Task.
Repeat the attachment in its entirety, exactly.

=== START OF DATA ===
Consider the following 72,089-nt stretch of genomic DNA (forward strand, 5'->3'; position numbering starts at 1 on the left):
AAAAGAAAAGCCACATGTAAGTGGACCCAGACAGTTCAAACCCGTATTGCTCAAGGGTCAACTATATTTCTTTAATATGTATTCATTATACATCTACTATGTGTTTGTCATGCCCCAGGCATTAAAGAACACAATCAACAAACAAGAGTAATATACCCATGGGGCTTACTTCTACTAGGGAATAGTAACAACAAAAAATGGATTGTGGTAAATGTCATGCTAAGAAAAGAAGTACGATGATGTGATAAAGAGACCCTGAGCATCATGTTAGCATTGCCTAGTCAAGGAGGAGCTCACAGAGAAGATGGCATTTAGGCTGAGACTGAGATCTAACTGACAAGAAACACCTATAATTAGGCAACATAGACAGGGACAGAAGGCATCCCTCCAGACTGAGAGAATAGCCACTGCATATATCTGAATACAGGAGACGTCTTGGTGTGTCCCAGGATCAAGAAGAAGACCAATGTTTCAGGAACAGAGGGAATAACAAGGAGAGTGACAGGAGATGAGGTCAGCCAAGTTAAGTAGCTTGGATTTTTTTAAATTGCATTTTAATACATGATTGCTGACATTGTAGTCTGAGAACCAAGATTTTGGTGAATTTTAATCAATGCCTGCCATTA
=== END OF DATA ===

Consider the following 72,089-nt stretch of genomic DNA (forward strand, 5'->3'; position numbering starts at 1 on the left):
AAAAGAAAAGCCACATGTAAGTGGACCCAGACAGTTCAAACCCGTATTGCTCAAGGGTCAACTATATTTCTTTAATATGTATTCATTATACATCTACTATGTGTTTGTCATGCCCCAGGCATTAAAGAACACAATCAACAAACAAGAGTAATATACCCATGGGGCTTACTTCTACTAGGGAATAGTAACAACAAAAAATGGATTGTGGTAAATGTCATGCTAAGAAAAGAAGTACGATGATGTGATAAAGAGACCCTGAGCATCATGTTAGCATTGCCTAGTCAAGGAGGAGCTCACAGAGAAGATGGCATTTAGGCTGAGACTGAGATCTAACTGACAAGAAACACCTATAATTAGGCAACATAGACAGGGACAGAAGGCATCCCTCCAGACTGAGAGAATAGCCACTGCATATATCTGAATACAGGAGACGTCTTGGTGTGTCCCAGGATCAAGAAGAAGACCAATGTTTCAGGAACAGAGGGAATAACAAGGAGAGTGACAGGAGATGAGGTCAGCCAAGTTAAGTAGCTTGGATTTTTTTAAATTGCATTTTAATACATGATTGCTGACATTGTAGTCTGAGAACCAAGATTTTGGTGAATTTTAATCAATGCCTGCCATTA